Wrentit Bird Facts

The Wrentit is one of the only songbirds that sing throughout the year. It is much easier to hear the rapid whistling of the Wrentit than to find it hidden in the dense foliage it prefers to live in. The Wrentit does not migrate and lives on the West Coast of North America year-round. 

The Wrentit lives on the Pacific Coast year-round. It prefers areas with dense coastal scrub and chaparral. Males and females mate for life. Read on to learn more about the magnificent Wrentit.

Wrentit History

The Wrentit (Chamaea fasciata) is a small songbird that lives in areas with dense foliage in the northwestern US. The Wrentit belongs to the Passeriformes order. It is challenging to see but common to hear along the Pacific Coast. Though a Wrentit’s common name suggests that it resembles both Wrens and Tits, it is unrelated to either bird species. In fact, it is not related to any other North American bird species.

It was previously classified as belonging to the Sylviidae, or the sylviid warblers. The Wrentit was also thought to belong to the family Timaliidae, the Old World Babblers. Its closest relatives live in Africa, Spain, China, and India. No one is certain of how the Wrentit ended up in North America. In 2019, a significant revision classified the Chamaea as close relatives of the parrotbill family, even though this bird species typically lives in Asia.

What Does The Wrentit Look Like?

The Wrentit is a small songbird with brownish-gray feathers. These birds weigh around half an ounce and are 5.9 inches long. Wrentits are plump birds with a straight brown, stubby bill like the Chickadee. They have a long tail. Their pale eye stands out from their darker feathers.

Sometimes the Wrentit is confused with the Bushtit, another common bird that shares the same area of the US. The best way to tell these birds apart is to look at their chests; the Bushtits have gray chests, while the Wrentits have paler pinkish chests.

Wrentit perched vertically on a branch

What Does The Wrentit Eat?

Wrentits eat a variety of foods. They eat insects such as:

  • Beetles
  • Ants
  • Larvae
  • Spiders
  • Caterpillars

Wrentits also enjoy:

  • Elderberries
  • Blackberries
  • Laurel sumac
  • Snowberries

During winter, they add poison oak seeds to their diet.

Where Does The Wrentit Live?

Wrentits live year-round along the West Coast, including northwestern California and Oregon. Their range includes Baja California and the foothills of the Sierra Nevada. The Wrentit is a sedentary bird, meaning it does not migrate. It may be the most sedentary North American bird, staying within 1300 feet of its birthplace.

Wrentits spend most of their time in areas with thick vegetation, including coastal sage scrub and chaparral. They prefer native plants, including coyotebush, California lilac, blackberry thickets, and manzanita. During breeding season, Wrentits move to oak woodlands and evergreen forests. They prefer these natural habitats over the common backyard and suburban habitats.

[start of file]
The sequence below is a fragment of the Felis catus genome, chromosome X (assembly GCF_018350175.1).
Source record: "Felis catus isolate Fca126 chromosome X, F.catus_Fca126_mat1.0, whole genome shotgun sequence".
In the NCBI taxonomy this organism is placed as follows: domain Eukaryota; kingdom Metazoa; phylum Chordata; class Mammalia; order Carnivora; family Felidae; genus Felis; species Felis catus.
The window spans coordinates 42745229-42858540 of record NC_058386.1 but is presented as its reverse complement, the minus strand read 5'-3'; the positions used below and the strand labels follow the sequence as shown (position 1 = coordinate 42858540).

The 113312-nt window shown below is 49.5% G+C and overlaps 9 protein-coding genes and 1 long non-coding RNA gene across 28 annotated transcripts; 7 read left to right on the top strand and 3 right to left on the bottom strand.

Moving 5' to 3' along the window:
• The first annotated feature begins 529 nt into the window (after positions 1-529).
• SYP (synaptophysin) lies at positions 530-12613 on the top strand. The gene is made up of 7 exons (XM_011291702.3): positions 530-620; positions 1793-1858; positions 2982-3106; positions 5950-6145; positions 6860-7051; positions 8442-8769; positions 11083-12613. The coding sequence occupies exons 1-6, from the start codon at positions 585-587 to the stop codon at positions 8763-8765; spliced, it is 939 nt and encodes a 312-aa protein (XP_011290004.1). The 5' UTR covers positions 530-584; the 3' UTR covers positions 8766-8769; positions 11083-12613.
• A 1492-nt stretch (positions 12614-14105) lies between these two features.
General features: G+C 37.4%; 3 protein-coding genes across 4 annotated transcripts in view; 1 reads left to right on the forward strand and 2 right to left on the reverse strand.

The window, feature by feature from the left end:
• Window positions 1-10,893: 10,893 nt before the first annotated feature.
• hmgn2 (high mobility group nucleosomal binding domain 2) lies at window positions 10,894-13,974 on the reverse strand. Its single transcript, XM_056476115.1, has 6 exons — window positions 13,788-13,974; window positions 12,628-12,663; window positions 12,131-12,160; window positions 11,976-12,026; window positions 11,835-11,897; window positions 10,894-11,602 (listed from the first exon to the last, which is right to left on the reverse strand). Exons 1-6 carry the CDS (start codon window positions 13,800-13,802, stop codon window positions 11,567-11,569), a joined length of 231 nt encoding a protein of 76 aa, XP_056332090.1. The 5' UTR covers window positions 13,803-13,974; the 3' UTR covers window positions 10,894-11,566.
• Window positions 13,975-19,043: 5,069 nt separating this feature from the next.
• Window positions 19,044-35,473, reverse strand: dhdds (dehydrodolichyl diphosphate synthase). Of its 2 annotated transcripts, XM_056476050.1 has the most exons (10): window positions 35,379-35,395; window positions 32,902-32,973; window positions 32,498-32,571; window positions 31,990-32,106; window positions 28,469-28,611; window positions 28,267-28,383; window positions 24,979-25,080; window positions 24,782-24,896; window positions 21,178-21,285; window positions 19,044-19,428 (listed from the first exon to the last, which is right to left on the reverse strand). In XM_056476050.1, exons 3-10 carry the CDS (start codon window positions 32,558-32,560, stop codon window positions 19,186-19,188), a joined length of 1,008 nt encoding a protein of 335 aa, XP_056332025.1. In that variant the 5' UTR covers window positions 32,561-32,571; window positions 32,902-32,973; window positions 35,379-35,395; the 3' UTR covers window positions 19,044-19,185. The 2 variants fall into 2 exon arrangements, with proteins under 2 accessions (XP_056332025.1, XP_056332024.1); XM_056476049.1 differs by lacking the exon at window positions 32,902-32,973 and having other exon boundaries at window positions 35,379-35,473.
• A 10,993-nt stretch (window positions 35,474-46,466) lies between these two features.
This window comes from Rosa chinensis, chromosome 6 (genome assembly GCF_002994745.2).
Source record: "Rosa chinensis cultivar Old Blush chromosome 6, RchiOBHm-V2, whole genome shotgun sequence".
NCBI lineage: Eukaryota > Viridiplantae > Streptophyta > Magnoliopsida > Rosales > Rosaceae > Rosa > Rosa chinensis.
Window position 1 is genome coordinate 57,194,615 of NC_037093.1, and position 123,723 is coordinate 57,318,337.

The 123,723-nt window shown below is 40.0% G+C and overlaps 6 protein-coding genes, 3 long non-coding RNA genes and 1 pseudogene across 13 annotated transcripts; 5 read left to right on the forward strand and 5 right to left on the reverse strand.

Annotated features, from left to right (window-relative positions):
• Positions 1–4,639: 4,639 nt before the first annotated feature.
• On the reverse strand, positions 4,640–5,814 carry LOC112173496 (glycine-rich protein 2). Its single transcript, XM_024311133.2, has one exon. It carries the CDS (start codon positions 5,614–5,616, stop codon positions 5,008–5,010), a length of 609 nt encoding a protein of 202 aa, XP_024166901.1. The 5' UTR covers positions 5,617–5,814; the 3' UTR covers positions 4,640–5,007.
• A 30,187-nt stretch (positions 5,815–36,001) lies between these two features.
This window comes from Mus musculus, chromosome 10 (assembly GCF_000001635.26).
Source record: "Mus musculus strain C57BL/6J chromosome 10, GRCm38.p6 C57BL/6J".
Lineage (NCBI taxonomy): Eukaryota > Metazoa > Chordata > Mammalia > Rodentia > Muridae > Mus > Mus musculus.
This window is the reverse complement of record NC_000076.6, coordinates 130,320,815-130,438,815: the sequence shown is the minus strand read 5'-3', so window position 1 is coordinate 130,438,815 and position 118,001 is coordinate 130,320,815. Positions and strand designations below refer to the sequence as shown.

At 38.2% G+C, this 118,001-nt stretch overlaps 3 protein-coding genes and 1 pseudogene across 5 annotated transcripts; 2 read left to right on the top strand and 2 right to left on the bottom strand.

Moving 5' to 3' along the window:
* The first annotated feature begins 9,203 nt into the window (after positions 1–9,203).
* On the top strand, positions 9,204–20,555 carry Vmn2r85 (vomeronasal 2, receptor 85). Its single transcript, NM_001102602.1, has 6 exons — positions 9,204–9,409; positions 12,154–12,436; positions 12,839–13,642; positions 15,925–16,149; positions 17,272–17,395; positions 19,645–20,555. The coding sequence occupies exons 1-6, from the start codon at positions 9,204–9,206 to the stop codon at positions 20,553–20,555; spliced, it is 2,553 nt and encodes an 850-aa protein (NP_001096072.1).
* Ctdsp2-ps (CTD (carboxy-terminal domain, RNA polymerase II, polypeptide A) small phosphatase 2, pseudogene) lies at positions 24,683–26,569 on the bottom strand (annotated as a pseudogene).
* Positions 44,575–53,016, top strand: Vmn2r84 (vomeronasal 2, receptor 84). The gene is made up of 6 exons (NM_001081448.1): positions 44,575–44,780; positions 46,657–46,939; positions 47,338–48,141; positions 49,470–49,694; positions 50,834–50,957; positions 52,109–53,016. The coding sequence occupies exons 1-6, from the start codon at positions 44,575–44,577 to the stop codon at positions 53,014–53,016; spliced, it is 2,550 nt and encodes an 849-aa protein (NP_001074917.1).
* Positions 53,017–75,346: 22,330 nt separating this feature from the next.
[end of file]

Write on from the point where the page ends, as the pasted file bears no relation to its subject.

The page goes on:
What Do Wrentits Sound Like?

Wrentits make a clear, whistling sound. Their notes repeat and get faster and end with a descending trill. Their sound has been compared to a ping pong ball falling off the table. The repeated notes sound like “wren—tit—tit-tit-tit-t-t-t.” Though they are difficult to spot, they are easy to hear because they sing often.

Both males and females sing year-round to claim territory and communicate with each other. They are especially vocal early in their breeding season. If they detect an intruder, such as the California Scrub-jay or a snake, they fly toward the predator while singing and holding their tails straight up. Research has indicated that songbirds’ vocalizations are affected by background noise.

Wrentit perched on a branch with its tail upwards

Wrentit Nesting and Breeding Habits

Wrentits pair together between 30 and 40 days old and are monogamous for life. Males and females build cup-shaped nests together out of bark strips and spiderwebs. They line the nests with grasses, lichens, and other plant materials. Finished nests measure 3.5 inches across.

Males and females work together to incubate their eggs. Females care for the eggs at night, while males help at dawn and dusk each day. Incubation takes 11-18 days, and the young fledge around 15 days after hatching. Young birds remain with their parents for up to 40 days after leaving the nest. Female Wrentits lay 1-5 eggs at a time and have 1-2 broods per year.

Tara Summerville

Tara Summerville is a freelance writer that loves her backyard birdfeeders. She enjoys sitting on her deck with a cup of coffee, watching cardinals, blue jays, finches, and chickadees munch away at her backyard offerings. Her fascination with birds began as a child; spending afternoons at her grandma's house watching and identifying birds. She has since carried her love of songbirds into adulthood and ensures no bird in her yard goes hungry!

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